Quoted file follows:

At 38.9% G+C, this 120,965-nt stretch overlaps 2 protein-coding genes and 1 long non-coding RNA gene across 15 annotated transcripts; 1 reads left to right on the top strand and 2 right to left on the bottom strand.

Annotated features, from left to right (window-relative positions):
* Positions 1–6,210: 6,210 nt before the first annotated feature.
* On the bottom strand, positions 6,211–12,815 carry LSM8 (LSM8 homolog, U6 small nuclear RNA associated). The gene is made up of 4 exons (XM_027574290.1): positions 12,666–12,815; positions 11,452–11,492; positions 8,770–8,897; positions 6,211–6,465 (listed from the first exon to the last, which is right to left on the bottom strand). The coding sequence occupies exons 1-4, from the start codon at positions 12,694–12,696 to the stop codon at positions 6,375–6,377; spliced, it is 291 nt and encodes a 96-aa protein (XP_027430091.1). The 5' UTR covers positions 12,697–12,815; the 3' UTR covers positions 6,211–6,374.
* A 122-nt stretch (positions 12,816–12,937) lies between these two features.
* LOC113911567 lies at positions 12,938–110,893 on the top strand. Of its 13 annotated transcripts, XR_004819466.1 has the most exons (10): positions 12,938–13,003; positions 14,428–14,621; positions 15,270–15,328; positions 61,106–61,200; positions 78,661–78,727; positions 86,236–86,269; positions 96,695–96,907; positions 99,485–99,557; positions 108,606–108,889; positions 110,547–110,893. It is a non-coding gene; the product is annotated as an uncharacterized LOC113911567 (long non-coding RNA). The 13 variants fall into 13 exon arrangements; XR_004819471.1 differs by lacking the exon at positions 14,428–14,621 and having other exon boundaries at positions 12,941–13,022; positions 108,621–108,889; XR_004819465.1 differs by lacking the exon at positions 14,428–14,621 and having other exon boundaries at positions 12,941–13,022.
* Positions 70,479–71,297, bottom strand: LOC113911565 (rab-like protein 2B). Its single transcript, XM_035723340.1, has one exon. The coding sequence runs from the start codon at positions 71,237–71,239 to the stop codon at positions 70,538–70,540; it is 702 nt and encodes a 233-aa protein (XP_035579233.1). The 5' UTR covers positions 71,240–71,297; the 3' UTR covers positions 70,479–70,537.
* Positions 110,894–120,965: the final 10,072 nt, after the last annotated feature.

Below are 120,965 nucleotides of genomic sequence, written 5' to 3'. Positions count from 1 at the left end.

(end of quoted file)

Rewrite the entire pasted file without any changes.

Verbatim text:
At 38.9% G+C, this 120,965-nt stretch overlaps 2 protein-coding genes and 1 long non-coding RNA gene across 15 annotated transcripts; 1 reads left to right on the top strand and 2 right to left on the bottom strand.

Annotated features, from left to right (window-relative positions):
* Positions 1–6,210: 6,210 nt before the first annotated feature.
* On the bottom strand, positions 6,211–12,815 carry LSM8 (LSM8 homolog, U6 small nuclear RNA associated). The gene is made up of 4 exons (XM_027574290.1): positions 12,666–12,815; positions 11,452–11,492; positions 8,770–8,897; positions 6,211–6,465 (listed from the first exon to the last, which is right to left on the bottom strand). The coding sequence occupies exons 1-4, from the start codon at positions 12,694–12,696 to the stop codon at positions 6,375–6,377; spliced, it is 291 nt and encodes a 96-aa protein (XP_027430091.1). The 5' UTR covers positions 12,697–12,815; the 3' UTR covers positions 6,211–6,374.
* A 122-nt stretch (positions 12,816–12,937) lies between these two features.
* LOC113911567 lies at positions 12,938–110,893 on the top strand. Of its 13 annotated transcripts, XR_004819466.1 has the most exons (10): positions 12,938–13,003; positions 14,428–14,621; positions 15,270–15,328; positions 61,106–61,200; positions 78,661–78,727; positions 86,236–86,269; positions 96,695–96,907; positions 99,485–99,557; positions 108,606–108,889; positions 110,547–110,893. It is a non-coding gene; the product is annotated as an uncharacterized LOC113911567 (long non-coding RNA). The 13 variants fall into 13 exon arrangements; XR_004819471.1 differs by lacking the exon at positions 14,428–14,621 and having other exon boundaries at positions 12,941–13,022; positions 108,621–108,889; XR_004819465.1 differs by lacking the exon at positions 14,428–14,621 and having other exon boundaries at positions 12,941–13,022.
* Positions 70,479–71,297, bottom strand: LOC113911565 (rab-like protein 2B). Its single transcript, XM_035723340.1, has one exon. The coding sequence runs from the start codon at positions 71,237–71,239 to the stop codon at positions 70,538–70,540; it is 702 nt and encodes a 233-aa protein (XP_035579233.1). The 5' UTR covers positions 71,240–71,297; the 3' UTR covers positions 70,479–70,537.
* Positions 110,894–120,965: the final 10,072 nt, after the last annotated feature.

Below are 120,965 nucleotides of genomic sequence, written 5' to 3'. Positions count from 1 at the left end.